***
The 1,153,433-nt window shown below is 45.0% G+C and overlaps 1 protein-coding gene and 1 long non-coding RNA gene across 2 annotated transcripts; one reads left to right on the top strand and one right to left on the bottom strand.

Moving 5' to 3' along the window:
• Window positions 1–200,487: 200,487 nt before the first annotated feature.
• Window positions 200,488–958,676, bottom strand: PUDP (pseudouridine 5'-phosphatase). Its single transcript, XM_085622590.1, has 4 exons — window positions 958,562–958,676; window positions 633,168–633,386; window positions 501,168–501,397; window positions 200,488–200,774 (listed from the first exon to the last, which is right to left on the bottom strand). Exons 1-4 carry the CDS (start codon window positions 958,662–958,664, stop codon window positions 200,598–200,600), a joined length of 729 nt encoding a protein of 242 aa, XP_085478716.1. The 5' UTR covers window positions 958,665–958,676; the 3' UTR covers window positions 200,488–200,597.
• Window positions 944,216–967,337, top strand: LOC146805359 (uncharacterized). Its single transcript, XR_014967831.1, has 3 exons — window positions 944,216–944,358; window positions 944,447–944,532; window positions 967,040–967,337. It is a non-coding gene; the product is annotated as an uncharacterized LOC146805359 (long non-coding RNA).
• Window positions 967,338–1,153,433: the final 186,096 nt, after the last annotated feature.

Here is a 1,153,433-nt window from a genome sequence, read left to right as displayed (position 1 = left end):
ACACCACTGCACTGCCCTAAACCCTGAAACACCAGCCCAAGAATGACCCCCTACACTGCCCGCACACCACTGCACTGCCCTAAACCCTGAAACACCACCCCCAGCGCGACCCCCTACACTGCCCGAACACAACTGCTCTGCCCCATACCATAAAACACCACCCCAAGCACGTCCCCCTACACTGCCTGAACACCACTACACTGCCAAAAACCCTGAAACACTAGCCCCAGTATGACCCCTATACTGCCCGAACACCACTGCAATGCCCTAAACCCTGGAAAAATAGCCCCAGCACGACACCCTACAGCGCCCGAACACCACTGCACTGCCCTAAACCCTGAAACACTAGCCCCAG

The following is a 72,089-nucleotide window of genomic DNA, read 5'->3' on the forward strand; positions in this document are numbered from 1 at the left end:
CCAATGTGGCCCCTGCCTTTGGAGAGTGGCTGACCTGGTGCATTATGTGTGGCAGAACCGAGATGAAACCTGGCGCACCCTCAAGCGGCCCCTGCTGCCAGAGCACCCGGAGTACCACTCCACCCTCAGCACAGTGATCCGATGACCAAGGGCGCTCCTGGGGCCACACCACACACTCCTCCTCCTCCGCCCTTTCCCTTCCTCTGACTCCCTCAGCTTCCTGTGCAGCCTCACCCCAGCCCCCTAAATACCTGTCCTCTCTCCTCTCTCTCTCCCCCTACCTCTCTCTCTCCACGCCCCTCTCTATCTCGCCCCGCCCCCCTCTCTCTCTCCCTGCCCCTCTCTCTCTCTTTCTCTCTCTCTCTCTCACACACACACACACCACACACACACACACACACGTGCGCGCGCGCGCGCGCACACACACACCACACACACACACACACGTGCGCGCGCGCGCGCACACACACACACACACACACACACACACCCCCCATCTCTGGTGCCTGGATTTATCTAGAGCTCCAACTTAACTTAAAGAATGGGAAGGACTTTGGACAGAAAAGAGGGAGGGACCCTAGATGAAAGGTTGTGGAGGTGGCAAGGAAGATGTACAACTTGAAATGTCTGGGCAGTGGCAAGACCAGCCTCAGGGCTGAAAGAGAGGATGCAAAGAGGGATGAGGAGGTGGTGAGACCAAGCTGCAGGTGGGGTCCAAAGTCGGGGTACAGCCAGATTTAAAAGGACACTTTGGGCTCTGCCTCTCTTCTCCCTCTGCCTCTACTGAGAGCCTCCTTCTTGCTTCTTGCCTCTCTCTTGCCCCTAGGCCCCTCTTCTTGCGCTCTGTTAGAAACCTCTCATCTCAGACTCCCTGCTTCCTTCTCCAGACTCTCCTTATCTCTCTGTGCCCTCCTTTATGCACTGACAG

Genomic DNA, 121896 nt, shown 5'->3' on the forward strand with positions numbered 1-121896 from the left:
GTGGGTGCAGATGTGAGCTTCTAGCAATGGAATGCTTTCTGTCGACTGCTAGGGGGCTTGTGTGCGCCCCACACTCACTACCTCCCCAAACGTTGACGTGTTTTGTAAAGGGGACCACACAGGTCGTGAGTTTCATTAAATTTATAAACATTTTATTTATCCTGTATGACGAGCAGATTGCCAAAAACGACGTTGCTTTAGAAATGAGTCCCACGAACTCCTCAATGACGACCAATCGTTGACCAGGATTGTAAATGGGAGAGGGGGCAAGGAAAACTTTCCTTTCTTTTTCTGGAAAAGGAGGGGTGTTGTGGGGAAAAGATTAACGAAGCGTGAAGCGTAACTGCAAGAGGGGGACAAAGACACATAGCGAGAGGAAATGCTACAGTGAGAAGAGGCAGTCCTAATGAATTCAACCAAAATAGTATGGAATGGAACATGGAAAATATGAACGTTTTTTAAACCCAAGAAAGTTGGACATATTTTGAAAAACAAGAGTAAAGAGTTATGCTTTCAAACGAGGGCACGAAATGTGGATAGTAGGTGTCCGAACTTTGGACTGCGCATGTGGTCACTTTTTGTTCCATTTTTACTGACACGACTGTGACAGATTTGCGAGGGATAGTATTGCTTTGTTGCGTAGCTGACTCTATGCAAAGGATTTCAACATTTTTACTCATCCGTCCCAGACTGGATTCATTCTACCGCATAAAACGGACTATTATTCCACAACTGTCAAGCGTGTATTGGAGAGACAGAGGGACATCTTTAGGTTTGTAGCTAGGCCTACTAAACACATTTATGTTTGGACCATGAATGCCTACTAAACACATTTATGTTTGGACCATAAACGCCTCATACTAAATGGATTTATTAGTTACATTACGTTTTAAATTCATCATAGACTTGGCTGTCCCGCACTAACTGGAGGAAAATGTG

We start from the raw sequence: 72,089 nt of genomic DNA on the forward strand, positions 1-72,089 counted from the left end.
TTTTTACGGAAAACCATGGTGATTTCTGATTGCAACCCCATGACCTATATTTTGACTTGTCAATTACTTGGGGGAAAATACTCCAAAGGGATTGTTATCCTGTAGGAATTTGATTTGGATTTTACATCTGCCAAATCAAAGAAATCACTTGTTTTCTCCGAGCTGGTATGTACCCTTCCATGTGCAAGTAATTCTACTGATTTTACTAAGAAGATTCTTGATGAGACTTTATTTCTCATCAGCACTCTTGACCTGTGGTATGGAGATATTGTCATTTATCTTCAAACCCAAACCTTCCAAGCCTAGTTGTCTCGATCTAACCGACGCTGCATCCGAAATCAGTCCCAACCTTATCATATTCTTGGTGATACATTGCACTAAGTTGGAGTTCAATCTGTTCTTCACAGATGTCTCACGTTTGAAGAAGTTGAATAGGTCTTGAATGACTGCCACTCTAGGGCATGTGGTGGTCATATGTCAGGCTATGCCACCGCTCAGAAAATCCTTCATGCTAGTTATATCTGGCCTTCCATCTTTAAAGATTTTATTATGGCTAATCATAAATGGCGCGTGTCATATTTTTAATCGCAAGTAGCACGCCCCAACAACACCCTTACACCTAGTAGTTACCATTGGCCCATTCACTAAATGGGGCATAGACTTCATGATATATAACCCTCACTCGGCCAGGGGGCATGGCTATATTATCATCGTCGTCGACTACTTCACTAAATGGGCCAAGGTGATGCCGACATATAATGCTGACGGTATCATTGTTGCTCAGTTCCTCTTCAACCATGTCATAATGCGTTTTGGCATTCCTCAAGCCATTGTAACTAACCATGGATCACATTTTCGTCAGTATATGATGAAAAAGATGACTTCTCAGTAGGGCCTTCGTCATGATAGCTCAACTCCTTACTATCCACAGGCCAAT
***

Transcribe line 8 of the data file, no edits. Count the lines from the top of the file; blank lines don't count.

ACACCACTGCACTGCCCTAAACCCTGAAACACCAGCCCAAGAATGACCCCCTACACTGCCCGCACACCACTGCACTGCCCTAAACCCTGAAACACCACCCCCAGCGCGACCCCCTACACTGCCCGAACACAACTGCTCTGCCCCATACCATAAAACACCACCCCAAGCACGTCCCCCTACACTGCCTGAACACCACTACACTGCCAAAAACCCTGAAACACTAGCCCCAGTATGACCCCTATACTGCCCGAACACCACTGCAATGCCCTAAACCCTGGAAAAATAGCCCCAGCACGACACCCTACAGCGCCCGAACACCACTGCACTGCCCTAAACCCTGAAACACTAGCCCCAG